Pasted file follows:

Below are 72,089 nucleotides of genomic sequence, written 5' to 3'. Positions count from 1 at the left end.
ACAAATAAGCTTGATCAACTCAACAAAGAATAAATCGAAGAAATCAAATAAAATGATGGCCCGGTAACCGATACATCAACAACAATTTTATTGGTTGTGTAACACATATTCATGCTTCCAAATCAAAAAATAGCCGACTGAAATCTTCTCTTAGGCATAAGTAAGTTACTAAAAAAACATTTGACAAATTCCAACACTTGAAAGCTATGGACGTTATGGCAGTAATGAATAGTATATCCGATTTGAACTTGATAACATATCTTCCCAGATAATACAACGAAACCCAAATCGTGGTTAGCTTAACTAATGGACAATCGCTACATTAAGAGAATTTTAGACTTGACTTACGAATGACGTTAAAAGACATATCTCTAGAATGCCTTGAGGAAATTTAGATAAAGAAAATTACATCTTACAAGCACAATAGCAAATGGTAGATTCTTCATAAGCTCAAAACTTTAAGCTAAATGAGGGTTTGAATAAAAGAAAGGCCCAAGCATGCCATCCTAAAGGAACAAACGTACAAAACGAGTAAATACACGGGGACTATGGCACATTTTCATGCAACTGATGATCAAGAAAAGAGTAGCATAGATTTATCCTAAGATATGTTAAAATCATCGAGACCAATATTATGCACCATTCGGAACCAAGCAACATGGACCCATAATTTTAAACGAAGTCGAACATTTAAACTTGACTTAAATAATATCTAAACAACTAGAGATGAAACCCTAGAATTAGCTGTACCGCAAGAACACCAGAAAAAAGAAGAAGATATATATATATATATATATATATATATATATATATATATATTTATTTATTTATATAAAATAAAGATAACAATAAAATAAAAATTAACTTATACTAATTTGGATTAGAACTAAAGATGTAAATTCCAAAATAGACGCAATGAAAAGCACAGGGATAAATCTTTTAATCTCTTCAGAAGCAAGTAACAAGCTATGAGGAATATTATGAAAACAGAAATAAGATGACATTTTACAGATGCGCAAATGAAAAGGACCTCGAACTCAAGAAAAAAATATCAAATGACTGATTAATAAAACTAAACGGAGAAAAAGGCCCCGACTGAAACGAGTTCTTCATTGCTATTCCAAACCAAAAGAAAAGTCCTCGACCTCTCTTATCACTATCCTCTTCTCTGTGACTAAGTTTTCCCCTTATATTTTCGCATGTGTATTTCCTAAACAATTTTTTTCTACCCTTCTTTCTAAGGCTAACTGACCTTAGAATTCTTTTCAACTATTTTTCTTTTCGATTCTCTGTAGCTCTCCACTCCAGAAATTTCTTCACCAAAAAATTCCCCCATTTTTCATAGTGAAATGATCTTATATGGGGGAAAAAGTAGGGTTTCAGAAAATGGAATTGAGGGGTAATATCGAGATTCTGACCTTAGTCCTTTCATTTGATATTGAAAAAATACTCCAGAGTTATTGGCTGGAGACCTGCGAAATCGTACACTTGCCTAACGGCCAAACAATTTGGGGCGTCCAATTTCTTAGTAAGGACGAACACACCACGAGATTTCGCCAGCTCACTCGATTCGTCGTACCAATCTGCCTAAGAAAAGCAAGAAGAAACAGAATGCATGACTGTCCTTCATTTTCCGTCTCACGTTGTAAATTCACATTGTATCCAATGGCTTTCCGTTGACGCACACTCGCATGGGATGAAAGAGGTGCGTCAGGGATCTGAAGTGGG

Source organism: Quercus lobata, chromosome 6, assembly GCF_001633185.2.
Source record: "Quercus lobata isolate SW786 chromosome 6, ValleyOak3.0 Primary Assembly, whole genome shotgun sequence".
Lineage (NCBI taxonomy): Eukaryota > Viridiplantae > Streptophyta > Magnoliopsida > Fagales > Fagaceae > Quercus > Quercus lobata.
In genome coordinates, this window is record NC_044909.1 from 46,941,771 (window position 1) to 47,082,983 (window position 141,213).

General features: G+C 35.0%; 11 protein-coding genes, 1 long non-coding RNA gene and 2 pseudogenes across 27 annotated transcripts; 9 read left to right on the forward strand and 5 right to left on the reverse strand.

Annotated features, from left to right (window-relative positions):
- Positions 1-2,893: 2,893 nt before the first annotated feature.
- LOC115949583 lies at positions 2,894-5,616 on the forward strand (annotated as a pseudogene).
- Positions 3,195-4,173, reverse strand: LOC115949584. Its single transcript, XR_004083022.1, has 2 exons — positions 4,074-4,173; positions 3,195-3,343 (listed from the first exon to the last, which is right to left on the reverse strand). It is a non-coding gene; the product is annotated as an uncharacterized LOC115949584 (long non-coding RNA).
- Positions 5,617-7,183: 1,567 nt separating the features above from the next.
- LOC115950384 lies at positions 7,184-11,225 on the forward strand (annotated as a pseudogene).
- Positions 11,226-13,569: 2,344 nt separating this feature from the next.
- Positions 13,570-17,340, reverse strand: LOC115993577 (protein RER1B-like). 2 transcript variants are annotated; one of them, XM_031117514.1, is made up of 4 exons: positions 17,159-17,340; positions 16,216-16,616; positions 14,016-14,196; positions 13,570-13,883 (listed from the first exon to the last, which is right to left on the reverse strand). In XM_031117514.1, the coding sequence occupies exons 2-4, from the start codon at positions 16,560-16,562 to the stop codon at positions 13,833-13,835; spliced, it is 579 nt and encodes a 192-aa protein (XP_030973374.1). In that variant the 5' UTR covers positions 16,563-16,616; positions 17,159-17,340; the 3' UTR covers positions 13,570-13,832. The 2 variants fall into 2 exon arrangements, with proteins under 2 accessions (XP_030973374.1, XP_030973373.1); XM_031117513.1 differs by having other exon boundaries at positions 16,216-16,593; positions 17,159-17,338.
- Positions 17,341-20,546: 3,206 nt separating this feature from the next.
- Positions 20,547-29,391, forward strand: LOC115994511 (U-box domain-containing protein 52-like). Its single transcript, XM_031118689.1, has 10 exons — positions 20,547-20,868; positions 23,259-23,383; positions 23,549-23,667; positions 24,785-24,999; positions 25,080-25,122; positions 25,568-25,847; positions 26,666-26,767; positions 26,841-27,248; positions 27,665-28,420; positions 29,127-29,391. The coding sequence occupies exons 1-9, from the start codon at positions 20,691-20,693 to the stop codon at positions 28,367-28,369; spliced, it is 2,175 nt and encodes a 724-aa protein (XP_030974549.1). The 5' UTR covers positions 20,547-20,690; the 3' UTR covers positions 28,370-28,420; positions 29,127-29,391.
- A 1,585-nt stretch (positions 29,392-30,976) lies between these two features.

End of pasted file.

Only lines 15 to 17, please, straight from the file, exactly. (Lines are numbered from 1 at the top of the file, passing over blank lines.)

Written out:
- Positions 13,570-17,340, reverse strand: LOC115993577 (protein RER1B-like). 2 transcript variants are annotated; one of them, XM_031117514.1, is made up of 4 exons: positions 17,159-17,340; positions 16,216-16,616; positions 14,016-14,196; positions 13,570-13,883 (listed from the first exon to the last, which is right to left on the reverse strand). In XM_031117514.1, the coding sequence occupies exons 2-4, from the start codon at positions 16,560-16,562 to the stop codon at positions 13,833-13,835; spliced, it is 579 nt and encodes a 192-aa protein (XP_030973374.1). In that variant the 5' UTR covers positions 16,563-16,616; positions 17,159-17,340; the 3' UTR covers positions 13,570-13,832. The 2 variants fall into 2 exon arrangements, with proteins under 2 accessions (XP_030973374.1, XP_030973373.1); XM_031117513.1 differs by having other exon boundaries at positions 16,216-16,593; positions 17,159-17,338.
- Positions 17,341-20,546: 3,206 nt separating this feature from the next.
- Positions 20,547-29,391, forward strand: LOC115994511 (U-box domain-containing protein 52-like). Its single transcript, XM_031118689.1, has 10 exons — positions 20,547-20,868; positions 23,259-23,383; positions 23,549-23,667; positions 24,785-24,999; positions 25,080-25,122; positions 25,568-25,847; positions 26,666-26,767; positions 26,841-27,248; positions 27,665-28,420; positions 29,127-29,391. The coding sequence occupies exons 1-9, from the start codon at positions 20,691-20,693 to the stop codon at positions 28,367-28,369; spliced, it is 2,175 nt and encodes a 724-aa protein (XP_030974549.1). The 5' UTR covers positions 20,547-20,690; the 3' UTR covers positions 28,370-28,420; positions 29,127-29,391.